previous post

        , this includes his uninformed and ignorant attacks on evolution, climate science, geology, astronomy and cosmology, and other areas of science that creationists try to deny. But his most hilarious efforts are his attempt to deny Einsteinian relativity because he confuses it with the philosophical idea of relativism, because Barack Obama once talked about relativism, and because it’s not in the Bible! Then he shows his complete inability to understand it by bumbling through mathematical equations that prove nothing except that he doesn’t understand physics.

These examples can be multiplied endlessly, so I won’t continue them here, but let the commenters add their own personal favorites.

31 Responses to “The dunning-kruger effect”

  1. Max says:

    “Specialist Knowledge Is Useless and Unhelpful: When data prediction is a game, the experts lose out”

    Peter Aldhous: What separates the winners from the also-rans?
    Jeremy Howard: The difference between the good participants and the bad is the information they feed to the algorithms. You have to decide what to abstract from the data. Winners of Kaggle competitions tend to be curious and creative people. They come up with a dozen totally new ways to think about the problem. The nice thing about algorithms like the random forest is that you can chuck as many crazy ideas at them as you like, and the algorithms figure out which ones work.

    PA: That sounds very different from the traditional approach to building predictive models. How have experts reacted?
    JH: The messages are uncomfortable for a lot of people. It’s controversial because we’re telling them: “Your decades of specialist knowledge are not only useless, they’re actually unhelpful; your sophisticated techniques are worse than generic methods.” It’s difficult for people who are used to that old type of science. They spend so much time discussing whether an idea makes sense. They check the visualizations and noodle over it. That is all actively unhelpful.

  2. Peter Damian says:

    I wonder if people viewing that graph, on seeing that those with the highest actual scores underestimate their abilities, will assume that they are also underestimating their own abilities, leading to an even greater disparity in their own graph points.

  3. Max says:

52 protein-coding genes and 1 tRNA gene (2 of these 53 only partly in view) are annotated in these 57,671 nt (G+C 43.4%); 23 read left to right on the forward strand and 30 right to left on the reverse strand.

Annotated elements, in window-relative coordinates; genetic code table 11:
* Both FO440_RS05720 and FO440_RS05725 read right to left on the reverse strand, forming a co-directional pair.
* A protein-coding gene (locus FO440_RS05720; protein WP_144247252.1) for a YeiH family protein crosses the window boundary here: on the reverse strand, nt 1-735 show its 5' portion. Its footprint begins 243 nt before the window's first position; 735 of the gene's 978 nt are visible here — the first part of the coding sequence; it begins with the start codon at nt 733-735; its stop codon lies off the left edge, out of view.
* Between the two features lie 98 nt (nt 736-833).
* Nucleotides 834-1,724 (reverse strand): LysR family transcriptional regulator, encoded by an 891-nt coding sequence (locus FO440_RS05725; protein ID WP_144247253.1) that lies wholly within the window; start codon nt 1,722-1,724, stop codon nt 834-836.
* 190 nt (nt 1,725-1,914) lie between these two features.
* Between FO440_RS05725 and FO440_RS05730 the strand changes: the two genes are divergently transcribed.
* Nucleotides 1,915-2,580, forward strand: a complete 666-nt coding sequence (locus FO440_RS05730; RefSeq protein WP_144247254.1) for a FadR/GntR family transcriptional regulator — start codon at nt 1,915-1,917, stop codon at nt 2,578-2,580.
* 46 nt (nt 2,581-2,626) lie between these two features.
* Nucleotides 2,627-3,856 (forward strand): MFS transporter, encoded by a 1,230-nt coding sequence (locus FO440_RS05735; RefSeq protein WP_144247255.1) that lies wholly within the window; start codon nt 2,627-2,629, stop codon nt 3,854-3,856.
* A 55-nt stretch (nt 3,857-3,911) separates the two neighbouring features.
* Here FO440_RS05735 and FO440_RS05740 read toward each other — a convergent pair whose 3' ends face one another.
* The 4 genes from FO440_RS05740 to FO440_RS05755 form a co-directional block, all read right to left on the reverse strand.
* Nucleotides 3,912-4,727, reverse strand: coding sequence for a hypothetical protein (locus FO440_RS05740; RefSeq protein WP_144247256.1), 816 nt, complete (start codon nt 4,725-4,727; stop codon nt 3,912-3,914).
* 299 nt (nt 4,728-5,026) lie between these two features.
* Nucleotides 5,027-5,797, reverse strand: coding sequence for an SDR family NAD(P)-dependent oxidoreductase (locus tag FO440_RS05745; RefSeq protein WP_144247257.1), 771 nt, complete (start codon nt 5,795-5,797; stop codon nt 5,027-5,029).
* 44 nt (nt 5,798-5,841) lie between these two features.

That viral Dove commercial.

    “The video ends: ‘You are more beautiful than you think.’
    However, what Dove is suggesting is not actually true. The evidence from psychological research suggests instead that we tend to think of our appearance in ways that are more flattering than are warranted.”

    Also from the above article:
    “Most people state that they are more likely than others to provide accurate self-assessments.”
    “Of college professors, 94 percent say that they do above-average work.”

    • Tom says:

      That reminds me of those Windows commercials where people claimed it was their idea. In their minds eye, they all looked like models and body builders.

      Funnily enough, they seem to be the most parodied-commercials on YouTube.

  4. gary says:

    The Dunning-Kruger effect is interesting but unimportant compared to how others view them. Bush is an idiot, but the voters gave him a second term, there in lies the problem.

  5. MosesZD says:

    My favorite are experts in one area who pontificate across areas in which they’re not trained. You see this a lot in bloggers, especially MDs, JDs and those with PhDs in science (of all things).

    Being an expert in, oh, biology, doesn’t mean you actually know anything about economics or accounting or law or history beyond some ‘feel good’ pablum that confirms your particular bias. Yet, being no more than ill-educated laymen with, at best, a shallow understanding of complex issues and systems they stand upon high and give their dead-wrong pronouncements.

    And this goes across the entire political spectrum — liberal to conservative. And while you rightly pointed out Schlafly and Conservapedia, their opposites (RationalWiki) does a lot of the same. Not so much fast and loose with hard science, but very fast and loose with science (such as evolutionary psychology) that casts doubts on their particular societal/gender beliefs.

  6. WScott says:

    It would be interesting to explore how this effect manifests differently in different areas. Take sports, for example. If you asked kids in a high school PE class how good they are at basketball, I would imagine the bottom quartile know full well that they are below average. (I sure did when I was that age!) Is that because their poor performance is obvious and immediate? Because it’s physical, not intellectual? Because there’s no “I just don’t test well” rationalization? Or does it have to do with peer feedback? (“I always get picked last, therefore I must suck.”)

    • Max says:

      Or how about math? Americans don’t seem ashamed to say that they’re bad at math, though they should be.

      • tmac57 says:

        I’m not sure that poor math skills would be a motivator for most people being ashamed,any more than being a poor brick layer would be. Not that I want to equate those things myself,but that they perceive math skills as something unnecessary for them to carry out their day to day lives.